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New Protein Linked To Early-Onset Dementia Identified

Researchers have established a first potential therapeutic target for a type of early-onset dementia.

Scientists have identified abnormal aggregates of a protein called TAF15 in the brains of individuals with early-onset dementia, known as frontotemporal dementia, where the cause was not previously known.

Most neurodegenerative diseases, including dementias, involve proteins aggregating into filaments called amyloids. In most of these diseases, researchers have identified the proteins that aggregate, allowing them to target these proteins for diagnostic tests and treatments.

But, in around 10% of cases of frontotemporal dementia, scientists had yet to identify the rogue protein. Now, scientists have pinpointed aggregated structures of the protein TAF15 in these cases.

Frontotemporal dementia results from the degeneration of the frontal and temporal lobes of the brain, which control emotions, personality and behaviour, as well speech and understanding of words. It tends to start at a younger age than Alzheimer’s disease, often being diagnosed in people aged 45 to 65, although it can also affect younger or older people.

A team of researchers led by scientists from the Medical Research Council (MRC) Laboratory of Molecular Biology (LMB), in Cambridge, UK, has identified aggregated structures of a protein that could provide a target for the future development of diagnostic tests and treatments. The research is published in the journal ‘Nature’ today.

Dr Benjamin Ryskeldi-Falcon, who led the study at the MRC LMB, said: “This discovery transforms our understanding of the molecular basis of frontotemporal dementia. It is a rare finding of a new member of the small group of proteins known to aggregate in neurodegenerative disease.”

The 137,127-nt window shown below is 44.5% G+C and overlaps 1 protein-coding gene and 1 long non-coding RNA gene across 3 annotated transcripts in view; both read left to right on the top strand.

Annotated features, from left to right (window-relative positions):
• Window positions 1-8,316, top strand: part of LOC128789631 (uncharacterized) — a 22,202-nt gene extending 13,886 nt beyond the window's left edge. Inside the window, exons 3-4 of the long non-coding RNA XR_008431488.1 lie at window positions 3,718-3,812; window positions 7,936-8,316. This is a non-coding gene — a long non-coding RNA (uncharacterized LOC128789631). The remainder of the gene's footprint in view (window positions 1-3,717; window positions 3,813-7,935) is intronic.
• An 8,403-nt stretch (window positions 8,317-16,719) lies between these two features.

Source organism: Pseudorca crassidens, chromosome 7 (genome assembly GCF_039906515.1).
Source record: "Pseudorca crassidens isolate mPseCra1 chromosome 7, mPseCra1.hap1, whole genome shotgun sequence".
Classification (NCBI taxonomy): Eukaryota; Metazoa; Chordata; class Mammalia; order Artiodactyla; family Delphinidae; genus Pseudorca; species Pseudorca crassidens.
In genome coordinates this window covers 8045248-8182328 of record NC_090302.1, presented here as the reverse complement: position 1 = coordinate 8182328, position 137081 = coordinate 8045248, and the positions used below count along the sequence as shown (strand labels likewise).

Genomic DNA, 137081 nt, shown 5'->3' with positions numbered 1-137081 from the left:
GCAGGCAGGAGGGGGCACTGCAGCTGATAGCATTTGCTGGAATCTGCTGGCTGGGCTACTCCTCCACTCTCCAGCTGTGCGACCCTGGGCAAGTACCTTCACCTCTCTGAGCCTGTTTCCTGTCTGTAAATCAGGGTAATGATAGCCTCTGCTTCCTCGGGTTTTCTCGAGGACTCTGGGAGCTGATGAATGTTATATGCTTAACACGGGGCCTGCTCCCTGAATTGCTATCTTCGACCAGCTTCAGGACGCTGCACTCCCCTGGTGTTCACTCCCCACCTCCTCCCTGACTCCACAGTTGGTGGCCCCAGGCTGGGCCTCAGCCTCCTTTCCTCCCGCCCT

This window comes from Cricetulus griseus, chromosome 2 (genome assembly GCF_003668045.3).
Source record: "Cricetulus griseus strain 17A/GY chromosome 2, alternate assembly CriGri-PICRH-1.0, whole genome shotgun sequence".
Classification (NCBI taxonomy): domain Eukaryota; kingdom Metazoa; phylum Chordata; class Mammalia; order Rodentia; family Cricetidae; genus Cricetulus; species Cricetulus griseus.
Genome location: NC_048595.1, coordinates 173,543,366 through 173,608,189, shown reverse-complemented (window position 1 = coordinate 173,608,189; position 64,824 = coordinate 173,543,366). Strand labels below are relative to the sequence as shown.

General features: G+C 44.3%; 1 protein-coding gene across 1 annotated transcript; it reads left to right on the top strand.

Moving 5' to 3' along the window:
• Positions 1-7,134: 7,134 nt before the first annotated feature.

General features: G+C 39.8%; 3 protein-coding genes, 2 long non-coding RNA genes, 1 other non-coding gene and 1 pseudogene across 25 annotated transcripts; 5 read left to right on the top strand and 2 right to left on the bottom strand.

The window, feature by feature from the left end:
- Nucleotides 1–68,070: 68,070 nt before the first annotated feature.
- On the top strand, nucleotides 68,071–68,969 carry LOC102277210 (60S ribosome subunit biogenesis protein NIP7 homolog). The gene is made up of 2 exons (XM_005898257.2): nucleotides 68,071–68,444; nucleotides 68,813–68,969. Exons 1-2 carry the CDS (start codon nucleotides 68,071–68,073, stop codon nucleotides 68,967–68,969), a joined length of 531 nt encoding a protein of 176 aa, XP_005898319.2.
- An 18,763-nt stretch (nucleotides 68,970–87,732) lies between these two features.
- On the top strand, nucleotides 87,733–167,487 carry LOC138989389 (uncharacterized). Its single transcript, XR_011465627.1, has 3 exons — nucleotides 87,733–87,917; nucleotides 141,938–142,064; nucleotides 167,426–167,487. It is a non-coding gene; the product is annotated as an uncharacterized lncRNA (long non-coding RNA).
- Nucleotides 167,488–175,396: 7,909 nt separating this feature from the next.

“Now that we have identified the key protein and its structure, we can start to target it for the diagnosis and therapy of this type of frontotemporal dementia, similar to strategies already in the pipeline for targeting the aggregates of amyloid-beta and tau proteins that characterise Alzheimer’s disease.”

Some people who have frontotemporal dementia also have motor neuron disease, a condition in which individuals progressively lose control over their muscles. In this study, two of the individuals who donated their brains had signs of both diseases. For these individuals, the researchers identified the same aggregated structure of TAF15 in brain regions associated with motor neuron disease.

Dr Ryskeldi-Falcon said: “The presence of the same TAF15 aggregates in two individuals who had frontotemporal dementia and signs of motor neuron disease raises the possibility that TAF15 may contribute to both diseases. We are now studying whether aberrant aggregated TAF15 is present in people who have motor neurone disease in the absence of frontotemporal dementia.”

 

 

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